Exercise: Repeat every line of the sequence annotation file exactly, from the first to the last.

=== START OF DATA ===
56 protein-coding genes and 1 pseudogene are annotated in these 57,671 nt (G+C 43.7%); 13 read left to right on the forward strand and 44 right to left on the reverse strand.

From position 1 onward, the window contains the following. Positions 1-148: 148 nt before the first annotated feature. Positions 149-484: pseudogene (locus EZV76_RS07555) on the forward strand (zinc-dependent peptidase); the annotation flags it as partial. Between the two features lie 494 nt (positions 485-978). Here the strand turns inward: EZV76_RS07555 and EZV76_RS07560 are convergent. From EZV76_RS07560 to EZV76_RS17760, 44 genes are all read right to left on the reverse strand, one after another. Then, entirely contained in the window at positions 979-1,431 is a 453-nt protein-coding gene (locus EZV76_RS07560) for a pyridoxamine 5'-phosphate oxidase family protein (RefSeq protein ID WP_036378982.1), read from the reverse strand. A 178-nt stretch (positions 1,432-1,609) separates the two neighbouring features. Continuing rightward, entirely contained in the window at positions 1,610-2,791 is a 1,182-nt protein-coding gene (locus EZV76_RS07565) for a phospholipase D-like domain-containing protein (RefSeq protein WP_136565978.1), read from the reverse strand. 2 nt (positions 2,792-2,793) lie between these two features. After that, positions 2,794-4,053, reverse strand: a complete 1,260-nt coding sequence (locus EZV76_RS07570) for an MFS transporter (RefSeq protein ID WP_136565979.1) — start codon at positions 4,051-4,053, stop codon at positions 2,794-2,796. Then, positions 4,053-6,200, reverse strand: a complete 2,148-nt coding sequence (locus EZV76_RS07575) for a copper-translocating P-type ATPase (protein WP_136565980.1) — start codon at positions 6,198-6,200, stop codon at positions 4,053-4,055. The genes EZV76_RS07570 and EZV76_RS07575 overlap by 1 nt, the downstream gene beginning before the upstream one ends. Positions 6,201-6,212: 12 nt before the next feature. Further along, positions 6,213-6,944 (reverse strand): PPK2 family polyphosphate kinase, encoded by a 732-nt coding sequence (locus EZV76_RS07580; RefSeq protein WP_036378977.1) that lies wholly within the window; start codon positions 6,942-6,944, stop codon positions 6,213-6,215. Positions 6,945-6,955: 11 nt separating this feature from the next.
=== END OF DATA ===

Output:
56 protein-coding genes and 1 pseudogene are annotated in these 57,671 nt (G+C 43.7%); 13 read left to right on the forward strand and 44 right to left on the reverse strand.

From position 1 onward, the window contains the following. Positions 1-148: 148 nt before the first annotated feature. Positions 149-484: pseudogene (locus EZV76_RS07555) on the forward strand (zinc-dependent peptidase); the annotation flags it as partial. Between the two features lie 494 nt (positions 485-978). Here the strand turns inward: EZV76_RS07555 and EZV76_RS07560 are convergent. From EZV76_RS07560 to EZV76_RS17760, 44 genes are all read right to left on the reverse strand, one after another. Then, entirely contained in the window at positions 979-1,431 is a 453-nt protein-coding gene (locus EZV76_RS07560) for a pyridoxamine 5'-phosphate oxidase family protein (RefSeq protein ID WP_036378982.1), read from the reverse strand. A 178-nt stretch (positions 1,432-1,609) separates the two neighbouring features. Continuing rightward, entirely contained in the window at positions 1,610-2,791 is a 1,182-nt protein-coding gene (locus EZV76_RS07565) for a phospholipase D-like domain-containing protein (RefSeq protein WP_136565978.1), read from the reverse strand. 2 nt (positions 2,792-2,793) lie between these two features. After that, positions 2,794-4,053, reverse strand: a complete 1,260-nt coding sequence (locus EZV76_RS07570) for an MFS transporter (RefSeq protein ID WP_136565979.1) — start codon at positions 4,051-4,053, stop codon at positions 2,794-2,796. Then, positions 4,053-6,200, reverse strand: a complete 2,148-nt coding sequence (locus EZV76_RS07575) for a copper-translocating P-type ATPase (protein WP_136565980.1) — start codon at positions 6,198-6,200, stop codon at positions 4,053-4,055. The genes EZV76_RS07570 and EZV76_RS07575 overlap by 1 nt, the downstream gene beginning before the upstream one ends. Positions 6,201-6,212: 12 nt before the next feature. Further along, positions 6,213-6,944 (reverse strand): PPK2 family polyphosphate kinase, encoded by a 732-nt coding sequence (locus EZV76_RS07580; RefSeq protein WP_036378977.1) that lies wholly within the window; start codon positions 6,942-6,944, stop codon positions 6,213-6,215. Positions 6,945-6,955: 11 nt separating this feature from the next.